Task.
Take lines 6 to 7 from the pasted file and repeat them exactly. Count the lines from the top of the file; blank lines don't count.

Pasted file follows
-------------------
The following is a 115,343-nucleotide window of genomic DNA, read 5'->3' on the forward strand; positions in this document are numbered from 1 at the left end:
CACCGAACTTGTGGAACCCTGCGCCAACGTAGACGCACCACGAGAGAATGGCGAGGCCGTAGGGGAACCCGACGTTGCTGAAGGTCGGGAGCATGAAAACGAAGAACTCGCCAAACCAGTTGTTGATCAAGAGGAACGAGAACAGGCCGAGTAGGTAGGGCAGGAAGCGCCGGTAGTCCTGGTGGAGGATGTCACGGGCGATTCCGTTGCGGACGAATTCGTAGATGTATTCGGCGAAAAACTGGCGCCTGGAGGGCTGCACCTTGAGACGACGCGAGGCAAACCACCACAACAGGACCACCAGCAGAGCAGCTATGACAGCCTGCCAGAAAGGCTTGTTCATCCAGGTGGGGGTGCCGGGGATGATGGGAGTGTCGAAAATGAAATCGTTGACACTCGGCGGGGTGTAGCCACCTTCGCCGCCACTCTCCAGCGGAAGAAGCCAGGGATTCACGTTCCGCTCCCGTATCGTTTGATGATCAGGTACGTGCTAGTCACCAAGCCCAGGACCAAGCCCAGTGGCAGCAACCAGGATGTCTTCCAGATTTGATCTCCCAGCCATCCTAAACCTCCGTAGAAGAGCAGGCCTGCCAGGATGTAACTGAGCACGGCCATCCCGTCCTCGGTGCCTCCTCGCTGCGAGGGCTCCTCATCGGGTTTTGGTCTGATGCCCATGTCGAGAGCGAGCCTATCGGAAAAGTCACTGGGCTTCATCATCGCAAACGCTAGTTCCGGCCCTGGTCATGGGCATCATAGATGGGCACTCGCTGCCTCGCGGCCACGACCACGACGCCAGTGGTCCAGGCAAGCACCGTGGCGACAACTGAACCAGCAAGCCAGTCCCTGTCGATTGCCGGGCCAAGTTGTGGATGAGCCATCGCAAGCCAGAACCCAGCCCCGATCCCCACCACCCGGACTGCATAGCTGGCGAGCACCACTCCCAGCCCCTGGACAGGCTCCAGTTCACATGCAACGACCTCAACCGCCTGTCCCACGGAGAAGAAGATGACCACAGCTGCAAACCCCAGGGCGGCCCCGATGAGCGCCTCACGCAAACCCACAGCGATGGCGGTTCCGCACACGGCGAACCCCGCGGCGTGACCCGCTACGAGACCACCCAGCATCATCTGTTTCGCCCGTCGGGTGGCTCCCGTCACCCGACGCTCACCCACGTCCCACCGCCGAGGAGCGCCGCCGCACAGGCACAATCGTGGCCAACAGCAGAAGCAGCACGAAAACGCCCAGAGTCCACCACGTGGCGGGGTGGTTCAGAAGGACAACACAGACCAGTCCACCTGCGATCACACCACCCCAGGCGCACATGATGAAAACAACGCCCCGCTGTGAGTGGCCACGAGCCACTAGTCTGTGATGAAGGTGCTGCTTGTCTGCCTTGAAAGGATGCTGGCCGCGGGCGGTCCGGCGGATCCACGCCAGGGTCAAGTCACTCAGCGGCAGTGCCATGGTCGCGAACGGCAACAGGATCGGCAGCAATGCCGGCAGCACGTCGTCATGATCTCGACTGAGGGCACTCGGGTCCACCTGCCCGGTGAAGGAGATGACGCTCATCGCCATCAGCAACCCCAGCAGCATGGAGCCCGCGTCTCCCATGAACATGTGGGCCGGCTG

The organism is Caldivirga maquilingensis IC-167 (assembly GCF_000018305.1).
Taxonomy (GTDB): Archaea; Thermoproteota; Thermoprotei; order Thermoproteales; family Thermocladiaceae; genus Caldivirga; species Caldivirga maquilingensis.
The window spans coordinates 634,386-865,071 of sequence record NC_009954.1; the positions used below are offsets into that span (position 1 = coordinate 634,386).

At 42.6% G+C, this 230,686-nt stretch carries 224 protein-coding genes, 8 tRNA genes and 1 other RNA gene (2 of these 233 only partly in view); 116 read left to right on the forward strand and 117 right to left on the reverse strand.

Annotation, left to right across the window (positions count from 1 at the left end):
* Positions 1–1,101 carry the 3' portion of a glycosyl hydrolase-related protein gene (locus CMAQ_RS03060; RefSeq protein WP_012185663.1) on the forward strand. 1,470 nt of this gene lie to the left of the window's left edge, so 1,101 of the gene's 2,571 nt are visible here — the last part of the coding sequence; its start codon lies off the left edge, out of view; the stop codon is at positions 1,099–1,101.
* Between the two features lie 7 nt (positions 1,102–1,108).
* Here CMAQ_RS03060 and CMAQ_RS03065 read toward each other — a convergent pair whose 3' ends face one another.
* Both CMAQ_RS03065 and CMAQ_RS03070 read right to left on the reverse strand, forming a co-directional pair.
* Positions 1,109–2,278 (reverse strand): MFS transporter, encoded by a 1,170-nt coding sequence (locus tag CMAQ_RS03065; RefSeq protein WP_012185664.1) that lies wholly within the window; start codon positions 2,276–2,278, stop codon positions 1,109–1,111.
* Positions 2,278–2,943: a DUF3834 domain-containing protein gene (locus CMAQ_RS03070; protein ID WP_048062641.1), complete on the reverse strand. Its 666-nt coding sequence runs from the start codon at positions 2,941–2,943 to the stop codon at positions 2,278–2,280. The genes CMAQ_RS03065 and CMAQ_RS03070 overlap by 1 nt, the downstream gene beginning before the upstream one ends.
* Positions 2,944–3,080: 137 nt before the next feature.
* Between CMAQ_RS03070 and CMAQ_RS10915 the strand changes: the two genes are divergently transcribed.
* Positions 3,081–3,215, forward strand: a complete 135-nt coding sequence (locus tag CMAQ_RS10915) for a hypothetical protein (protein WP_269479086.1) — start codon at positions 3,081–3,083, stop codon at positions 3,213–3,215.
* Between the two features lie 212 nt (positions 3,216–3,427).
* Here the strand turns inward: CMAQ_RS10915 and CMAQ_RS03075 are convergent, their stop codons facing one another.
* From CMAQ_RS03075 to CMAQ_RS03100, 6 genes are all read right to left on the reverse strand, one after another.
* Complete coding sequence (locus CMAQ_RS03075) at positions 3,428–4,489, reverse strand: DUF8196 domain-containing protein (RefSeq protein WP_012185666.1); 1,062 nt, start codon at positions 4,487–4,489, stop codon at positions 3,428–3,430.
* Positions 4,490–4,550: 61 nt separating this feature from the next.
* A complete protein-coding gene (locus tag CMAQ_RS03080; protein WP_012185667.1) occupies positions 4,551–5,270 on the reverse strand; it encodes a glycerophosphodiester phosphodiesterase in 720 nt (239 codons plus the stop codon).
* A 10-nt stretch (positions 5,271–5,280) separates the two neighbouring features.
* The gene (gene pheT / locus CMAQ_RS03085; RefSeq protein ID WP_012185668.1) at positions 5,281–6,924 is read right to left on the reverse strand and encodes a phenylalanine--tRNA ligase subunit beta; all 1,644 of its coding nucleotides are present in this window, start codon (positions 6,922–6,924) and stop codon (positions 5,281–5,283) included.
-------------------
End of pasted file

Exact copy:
At 42.6% G+C, this 230,686-nt stretch carries 224 protein-coding genes, 8 tRNA genes and 1 other RNA gene (2 of these 233 only partly in view); 116 read left to right on the forward strand and 117 right to left on the reverse strand.

Annotation, left to right across the window (positions count from 1 at the left end):